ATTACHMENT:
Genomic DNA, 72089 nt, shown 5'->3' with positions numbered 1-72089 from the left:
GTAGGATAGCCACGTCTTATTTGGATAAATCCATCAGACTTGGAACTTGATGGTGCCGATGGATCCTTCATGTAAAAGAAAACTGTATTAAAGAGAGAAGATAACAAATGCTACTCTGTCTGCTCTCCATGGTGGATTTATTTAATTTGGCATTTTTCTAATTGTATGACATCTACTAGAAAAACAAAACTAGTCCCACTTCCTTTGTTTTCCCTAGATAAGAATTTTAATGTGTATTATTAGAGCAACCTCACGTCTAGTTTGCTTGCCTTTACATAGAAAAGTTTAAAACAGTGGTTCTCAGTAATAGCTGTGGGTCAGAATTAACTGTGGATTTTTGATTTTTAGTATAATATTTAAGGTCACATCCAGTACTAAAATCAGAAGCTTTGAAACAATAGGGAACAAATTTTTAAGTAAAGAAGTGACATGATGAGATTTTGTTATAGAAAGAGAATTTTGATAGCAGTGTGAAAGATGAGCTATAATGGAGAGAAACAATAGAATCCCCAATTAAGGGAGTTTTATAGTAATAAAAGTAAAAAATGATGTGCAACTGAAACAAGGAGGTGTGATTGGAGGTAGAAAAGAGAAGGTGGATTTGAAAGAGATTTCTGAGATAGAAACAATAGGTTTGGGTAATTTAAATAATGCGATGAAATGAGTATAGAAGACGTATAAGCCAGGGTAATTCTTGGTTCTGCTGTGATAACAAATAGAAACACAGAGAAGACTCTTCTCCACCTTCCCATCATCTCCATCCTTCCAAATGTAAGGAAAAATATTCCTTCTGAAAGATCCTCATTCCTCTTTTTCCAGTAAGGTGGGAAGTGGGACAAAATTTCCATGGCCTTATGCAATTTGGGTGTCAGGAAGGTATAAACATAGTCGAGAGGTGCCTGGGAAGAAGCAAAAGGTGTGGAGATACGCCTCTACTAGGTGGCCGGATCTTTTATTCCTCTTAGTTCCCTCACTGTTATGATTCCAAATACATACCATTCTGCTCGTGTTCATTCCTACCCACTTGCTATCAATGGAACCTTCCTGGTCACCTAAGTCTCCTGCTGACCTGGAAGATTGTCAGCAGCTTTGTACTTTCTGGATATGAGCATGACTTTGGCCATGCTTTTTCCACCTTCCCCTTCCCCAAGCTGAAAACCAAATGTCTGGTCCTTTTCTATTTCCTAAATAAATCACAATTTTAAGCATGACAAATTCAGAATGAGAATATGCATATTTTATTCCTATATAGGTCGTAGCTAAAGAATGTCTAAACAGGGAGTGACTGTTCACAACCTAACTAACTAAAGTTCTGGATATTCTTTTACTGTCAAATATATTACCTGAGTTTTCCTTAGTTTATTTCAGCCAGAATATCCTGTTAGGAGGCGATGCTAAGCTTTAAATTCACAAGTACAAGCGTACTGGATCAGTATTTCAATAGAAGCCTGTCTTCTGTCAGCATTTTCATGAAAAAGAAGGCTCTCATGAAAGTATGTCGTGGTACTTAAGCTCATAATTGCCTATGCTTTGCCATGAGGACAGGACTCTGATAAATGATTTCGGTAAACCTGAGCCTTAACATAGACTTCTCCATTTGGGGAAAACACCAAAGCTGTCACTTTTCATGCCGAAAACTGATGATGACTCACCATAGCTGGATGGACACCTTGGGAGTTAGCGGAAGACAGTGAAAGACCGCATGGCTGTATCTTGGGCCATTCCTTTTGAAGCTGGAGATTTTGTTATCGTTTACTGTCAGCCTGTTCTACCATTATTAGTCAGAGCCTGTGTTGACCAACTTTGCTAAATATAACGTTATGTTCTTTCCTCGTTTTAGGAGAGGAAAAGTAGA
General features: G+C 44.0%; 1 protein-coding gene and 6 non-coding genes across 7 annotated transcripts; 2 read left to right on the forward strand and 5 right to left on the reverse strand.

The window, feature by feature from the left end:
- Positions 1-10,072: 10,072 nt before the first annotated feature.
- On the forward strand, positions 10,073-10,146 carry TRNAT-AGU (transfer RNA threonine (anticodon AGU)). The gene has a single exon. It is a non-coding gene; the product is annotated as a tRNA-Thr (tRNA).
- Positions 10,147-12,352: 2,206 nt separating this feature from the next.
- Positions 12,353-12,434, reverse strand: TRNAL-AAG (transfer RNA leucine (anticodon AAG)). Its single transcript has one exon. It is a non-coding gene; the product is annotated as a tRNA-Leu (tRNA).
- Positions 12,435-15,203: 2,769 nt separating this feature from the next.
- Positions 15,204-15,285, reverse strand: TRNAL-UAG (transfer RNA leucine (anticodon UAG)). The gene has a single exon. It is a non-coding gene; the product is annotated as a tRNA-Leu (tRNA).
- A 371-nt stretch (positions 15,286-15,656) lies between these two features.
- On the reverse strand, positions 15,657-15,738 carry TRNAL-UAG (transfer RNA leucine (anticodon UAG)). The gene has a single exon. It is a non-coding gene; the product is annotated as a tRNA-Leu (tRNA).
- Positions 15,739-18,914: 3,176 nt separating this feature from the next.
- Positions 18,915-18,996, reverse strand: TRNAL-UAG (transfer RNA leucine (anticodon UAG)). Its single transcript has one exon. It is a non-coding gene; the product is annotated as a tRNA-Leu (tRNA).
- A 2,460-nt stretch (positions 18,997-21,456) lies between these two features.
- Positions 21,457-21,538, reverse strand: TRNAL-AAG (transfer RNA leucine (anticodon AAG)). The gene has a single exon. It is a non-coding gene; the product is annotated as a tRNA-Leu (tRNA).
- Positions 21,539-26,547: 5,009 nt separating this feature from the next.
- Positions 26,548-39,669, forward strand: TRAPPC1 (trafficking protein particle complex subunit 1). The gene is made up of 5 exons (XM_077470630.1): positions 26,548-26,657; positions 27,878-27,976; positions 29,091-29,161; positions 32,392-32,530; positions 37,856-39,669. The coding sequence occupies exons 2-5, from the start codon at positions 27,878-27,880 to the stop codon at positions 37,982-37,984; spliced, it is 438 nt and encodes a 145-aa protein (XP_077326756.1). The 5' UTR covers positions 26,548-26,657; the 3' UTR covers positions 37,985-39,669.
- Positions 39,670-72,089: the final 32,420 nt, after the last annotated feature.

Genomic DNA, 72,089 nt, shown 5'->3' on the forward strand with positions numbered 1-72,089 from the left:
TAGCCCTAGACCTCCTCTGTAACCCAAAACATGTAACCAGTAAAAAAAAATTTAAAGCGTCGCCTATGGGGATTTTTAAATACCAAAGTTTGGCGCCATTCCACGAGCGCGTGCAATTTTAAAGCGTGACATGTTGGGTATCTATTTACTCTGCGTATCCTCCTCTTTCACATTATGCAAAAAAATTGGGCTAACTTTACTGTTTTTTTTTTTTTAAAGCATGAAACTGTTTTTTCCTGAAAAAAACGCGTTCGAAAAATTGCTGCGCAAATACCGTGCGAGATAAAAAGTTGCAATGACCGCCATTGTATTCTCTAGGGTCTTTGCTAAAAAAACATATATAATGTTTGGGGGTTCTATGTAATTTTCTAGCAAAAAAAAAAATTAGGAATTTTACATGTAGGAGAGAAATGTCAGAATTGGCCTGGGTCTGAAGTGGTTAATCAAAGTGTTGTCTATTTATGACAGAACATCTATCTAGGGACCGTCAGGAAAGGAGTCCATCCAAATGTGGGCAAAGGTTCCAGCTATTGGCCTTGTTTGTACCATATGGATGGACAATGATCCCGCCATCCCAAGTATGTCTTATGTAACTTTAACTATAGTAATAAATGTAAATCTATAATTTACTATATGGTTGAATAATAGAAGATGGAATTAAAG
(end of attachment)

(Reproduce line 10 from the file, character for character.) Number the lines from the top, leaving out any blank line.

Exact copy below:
- Positions 15,204-15,285, reverse strand: TRNAL-UAG (transfer RNA leucine (anticodon UAG)). The gene has a single exon. It is a non-coding gene; the product is annotated as a tRNA-Leu (tRNA).